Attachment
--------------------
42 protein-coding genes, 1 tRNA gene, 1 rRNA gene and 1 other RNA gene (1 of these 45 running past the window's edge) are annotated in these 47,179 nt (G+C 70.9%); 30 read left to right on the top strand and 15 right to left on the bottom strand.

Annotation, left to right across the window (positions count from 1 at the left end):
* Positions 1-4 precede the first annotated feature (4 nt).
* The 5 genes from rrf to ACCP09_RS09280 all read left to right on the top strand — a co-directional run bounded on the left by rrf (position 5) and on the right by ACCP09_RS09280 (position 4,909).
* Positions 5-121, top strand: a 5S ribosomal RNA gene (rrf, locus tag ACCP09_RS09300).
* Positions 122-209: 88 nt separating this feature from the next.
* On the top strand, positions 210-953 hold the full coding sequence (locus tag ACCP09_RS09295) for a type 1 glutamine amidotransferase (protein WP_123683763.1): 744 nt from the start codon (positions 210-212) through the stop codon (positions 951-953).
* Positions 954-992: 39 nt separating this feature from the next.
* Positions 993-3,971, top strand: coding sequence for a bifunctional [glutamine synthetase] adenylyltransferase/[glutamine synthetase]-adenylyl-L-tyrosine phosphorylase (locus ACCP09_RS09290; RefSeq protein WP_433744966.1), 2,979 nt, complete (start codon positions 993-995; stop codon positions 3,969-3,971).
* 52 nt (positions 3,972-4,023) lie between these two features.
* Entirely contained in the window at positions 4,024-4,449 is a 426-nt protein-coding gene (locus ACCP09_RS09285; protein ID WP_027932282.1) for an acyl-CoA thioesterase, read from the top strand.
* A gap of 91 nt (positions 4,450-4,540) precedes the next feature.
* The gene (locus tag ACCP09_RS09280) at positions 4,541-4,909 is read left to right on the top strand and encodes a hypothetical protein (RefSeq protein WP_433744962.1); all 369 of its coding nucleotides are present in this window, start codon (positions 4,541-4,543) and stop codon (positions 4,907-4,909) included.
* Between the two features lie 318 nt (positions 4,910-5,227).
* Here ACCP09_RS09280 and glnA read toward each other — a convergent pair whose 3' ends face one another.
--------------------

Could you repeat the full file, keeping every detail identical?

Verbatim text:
42 protein-coding genes, 1 tRNA gene, 1 rRNA gene and 1 other RNA gene (1 of these 45 running past the window's edge) are annotated in these 47,179 nt (G+C 70.9%); 30 read left to right on the top strand and 15 right to left on the bottom strand.

Annotation, left to right across the window (positions count from 1 at the left end):
* Positions 1-4 precede the first annotated feature (4 nt).
* The 5 genes from rrf to ACCP09_RS09280 all read left to right on the top strand — a co-directional run bounded on the left by rrf (position 5) and on the right by ACCP09_RS09280 (position 4,909).
* Positions 5-121, top strand: a 5S ribosomal RNA gene (rrf, locus tag ACCP09_RS09300).
* Positions 122-209: 88 nt separating this feature from the next.
* On the top strand, positions 210-953 hold the full coding sequence (locus tag ACCP09_RS09295) for a type 1 glutamine amidotransferase (protein WP_123683763.1): 744 nt from the start codon (positions 210-212) through the stop codon (positions 951-953).
* Positions 954-992: 39 nt separating this feature from the next.
* Positions 993-3,971, top strand: coding sequence for a bifunctional [glutamine synthetase] adenylyltransferase/[glutamine synthetase]-adenylyl-L-tyrosine phosphorylase (locus ACCP09_RS09290; RefSeq protein WP_433744966.1), 2,979 nt, complete (start codon positions 993-995; stop codon positions 3,969-3,971).
* 52 nt (positions 3,972-4,023) lie between these two features.
* Entirely contained in the window at positions 4,024-4,449 is a 426-nt protein-coding gene (locus ACCP09_RS09285; protein ID WP_027932282.1) for an acyl-CoA thioesterase, read from the top strand.
* A gap of 91 nt (positions 4,450-4,540) precedes the next feature.
* The gene (locus tag ACCP09_RS09280) at positions 4,541-4,909 is read left to right on the top strand and encodes a hypothetical protein (RefSeq protein WP_433744962.1); all 369 of its coding nucleotides are present in this window, start codon (positions 4,541-4,543) and stop codon (positions 4,907-4,909) included.
* Between the two features lie 318 nt (positions 4,910-5,227).
* Here ACCP09_RS09280 and glnA read toward each other — a convergent pair whose 3' ends face one another.